So is your dad friendly guy? do you discuss things with him? did you cook anything for him??  did he take you to some rides.. some Disney lands?  

    Anyways,  I say Don't tell your parents that you left Islam .. don't break their heart. You can do that after you cross 30. so wait 12 more years..  And welcome to CEMB

    with best wishes and happy new year..
    yeezevee
     

    Do not let silence become your legacy  
    I renounced my faith to become a kafir, 
    the beloved betrayed me and turned in to  a Muslim
     
  • I am a 16 year old from England, and I am an Ex-muslim.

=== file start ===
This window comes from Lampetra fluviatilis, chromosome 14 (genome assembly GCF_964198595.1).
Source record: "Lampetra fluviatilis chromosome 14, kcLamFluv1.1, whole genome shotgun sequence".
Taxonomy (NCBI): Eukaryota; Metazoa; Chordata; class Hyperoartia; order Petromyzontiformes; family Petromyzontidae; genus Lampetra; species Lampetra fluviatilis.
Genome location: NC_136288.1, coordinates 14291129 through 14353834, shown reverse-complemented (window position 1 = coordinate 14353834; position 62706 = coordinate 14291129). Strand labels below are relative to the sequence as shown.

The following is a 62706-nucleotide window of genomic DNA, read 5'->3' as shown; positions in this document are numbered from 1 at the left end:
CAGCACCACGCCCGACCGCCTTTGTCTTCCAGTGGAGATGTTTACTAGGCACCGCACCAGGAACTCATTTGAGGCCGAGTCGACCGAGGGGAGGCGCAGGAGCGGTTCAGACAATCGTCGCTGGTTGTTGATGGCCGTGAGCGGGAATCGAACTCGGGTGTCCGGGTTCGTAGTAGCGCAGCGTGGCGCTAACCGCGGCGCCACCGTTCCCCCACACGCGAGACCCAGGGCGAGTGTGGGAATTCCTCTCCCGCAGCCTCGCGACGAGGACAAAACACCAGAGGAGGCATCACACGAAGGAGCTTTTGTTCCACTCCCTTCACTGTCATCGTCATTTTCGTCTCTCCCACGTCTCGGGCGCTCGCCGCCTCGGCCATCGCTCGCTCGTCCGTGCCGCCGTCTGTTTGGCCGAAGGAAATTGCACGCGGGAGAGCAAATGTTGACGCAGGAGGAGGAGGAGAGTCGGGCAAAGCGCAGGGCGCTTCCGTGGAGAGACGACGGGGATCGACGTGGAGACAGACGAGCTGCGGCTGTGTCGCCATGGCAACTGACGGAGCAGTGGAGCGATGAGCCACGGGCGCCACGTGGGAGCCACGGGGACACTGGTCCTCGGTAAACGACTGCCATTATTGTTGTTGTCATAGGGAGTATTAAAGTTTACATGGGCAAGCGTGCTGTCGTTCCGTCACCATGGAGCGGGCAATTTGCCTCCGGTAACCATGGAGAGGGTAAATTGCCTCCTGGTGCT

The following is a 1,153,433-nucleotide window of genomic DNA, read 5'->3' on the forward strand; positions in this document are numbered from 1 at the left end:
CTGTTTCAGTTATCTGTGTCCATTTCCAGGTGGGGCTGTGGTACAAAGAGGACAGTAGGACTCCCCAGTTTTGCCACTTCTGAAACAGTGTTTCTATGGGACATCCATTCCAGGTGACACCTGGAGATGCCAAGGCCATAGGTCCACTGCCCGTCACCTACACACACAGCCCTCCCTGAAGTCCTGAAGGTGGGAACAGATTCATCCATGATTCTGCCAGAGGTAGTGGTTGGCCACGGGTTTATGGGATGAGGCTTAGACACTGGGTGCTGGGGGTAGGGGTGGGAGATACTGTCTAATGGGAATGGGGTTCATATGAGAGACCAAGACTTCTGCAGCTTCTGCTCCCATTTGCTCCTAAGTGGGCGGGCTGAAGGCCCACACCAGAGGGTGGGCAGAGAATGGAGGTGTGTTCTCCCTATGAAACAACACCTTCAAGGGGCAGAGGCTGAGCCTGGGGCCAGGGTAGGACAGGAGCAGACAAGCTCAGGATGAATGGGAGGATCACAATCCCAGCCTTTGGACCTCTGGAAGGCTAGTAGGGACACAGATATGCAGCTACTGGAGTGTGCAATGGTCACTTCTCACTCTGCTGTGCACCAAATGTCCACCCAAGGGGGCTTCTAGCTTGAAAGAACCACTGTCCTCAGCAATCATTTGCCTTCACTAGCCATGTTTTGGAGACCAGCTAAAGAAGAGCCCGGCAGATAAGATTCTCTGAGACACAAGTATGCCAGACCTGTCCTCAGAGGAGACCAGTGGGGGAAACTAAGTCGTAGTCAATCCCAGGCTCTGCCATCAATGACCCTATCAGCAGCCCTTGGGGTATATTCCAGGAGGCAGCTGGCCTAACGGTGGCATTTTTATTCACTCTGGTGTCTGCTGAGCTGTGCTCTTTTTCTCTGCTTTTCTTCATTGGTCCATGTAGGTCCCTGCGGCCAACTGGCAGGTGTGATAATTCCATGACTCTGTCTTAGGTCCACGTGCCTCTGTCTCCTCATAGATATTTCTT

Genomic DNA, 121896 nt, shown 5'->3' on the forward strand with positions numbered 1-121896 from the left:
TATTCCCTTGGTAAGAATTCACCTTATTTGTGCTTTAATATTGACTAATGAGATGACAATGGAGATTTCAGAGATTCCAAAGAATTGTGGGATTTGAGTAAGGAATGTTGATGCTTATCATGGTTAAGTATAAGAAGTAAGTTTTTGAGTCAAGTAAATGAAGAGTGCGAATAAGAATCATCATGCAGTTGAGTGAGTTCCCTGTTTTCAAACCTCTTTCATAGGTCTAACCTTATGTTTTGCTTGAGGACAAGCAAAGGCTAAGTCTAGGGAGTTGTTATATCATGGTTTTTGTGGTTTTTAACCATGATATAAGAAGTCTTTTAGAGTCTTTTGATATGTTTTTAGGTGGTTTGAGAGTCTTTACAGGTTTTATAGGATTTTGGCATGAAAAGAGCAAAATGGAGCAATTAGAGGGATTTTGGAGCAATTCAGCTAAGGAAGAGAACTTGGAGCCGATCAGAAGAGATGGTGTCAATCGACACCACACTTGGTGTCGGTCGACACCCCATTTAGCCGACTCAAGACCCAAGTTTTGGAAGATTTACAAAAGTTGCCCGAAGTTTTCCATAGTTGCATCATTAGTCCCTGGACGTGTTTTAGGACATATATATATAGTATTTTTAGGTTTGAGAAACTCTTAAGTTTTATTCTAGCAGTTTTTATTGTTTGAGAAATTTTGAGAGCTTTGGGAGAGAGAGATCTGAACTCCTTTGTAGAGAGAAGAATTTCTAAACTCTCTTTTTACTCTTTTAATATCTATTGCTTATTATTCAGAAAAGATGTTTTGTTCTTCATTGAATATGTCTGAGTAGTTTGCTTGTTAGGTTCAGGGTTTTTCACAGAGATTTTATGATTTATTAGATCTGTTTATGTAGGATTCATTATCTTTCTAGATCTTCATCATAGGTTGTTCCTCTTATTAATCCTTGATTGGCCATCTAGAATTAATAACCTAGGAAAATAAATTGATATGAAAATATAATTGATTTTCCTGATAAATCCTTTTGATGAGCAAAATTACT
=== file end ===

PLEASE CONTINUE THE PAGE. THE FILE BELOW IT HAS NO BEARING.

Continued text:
Reply #12 - January 24, 2014, 11:55 PM

    Im not ungrateful to my parents or for what they gave me, but I don't feel right living off of them anymore when I know they would never accept me for my beliefs. Haha! I know im no longer a child. But I defiantly still have a lot to learn. I realized this after admitting my lack of faith in a higher power.
    Physically wearing hijab isn't a difficult task, but having wore it for almost 5 years, Iv had to answer many questions and attempt to be a good example of what a muslim should be like. On a few occasions iv been harassed for wearing it.  I live in the U.S so i can freely wear it, but many people are still uneasy about it. I noticed how people would look and speak to me differently when I have it on. Hijab isn't just a scarf or vale that covers the body, its supposed to be a symbol of islam. I can no longer carry it if I no longer believe in what it stands for.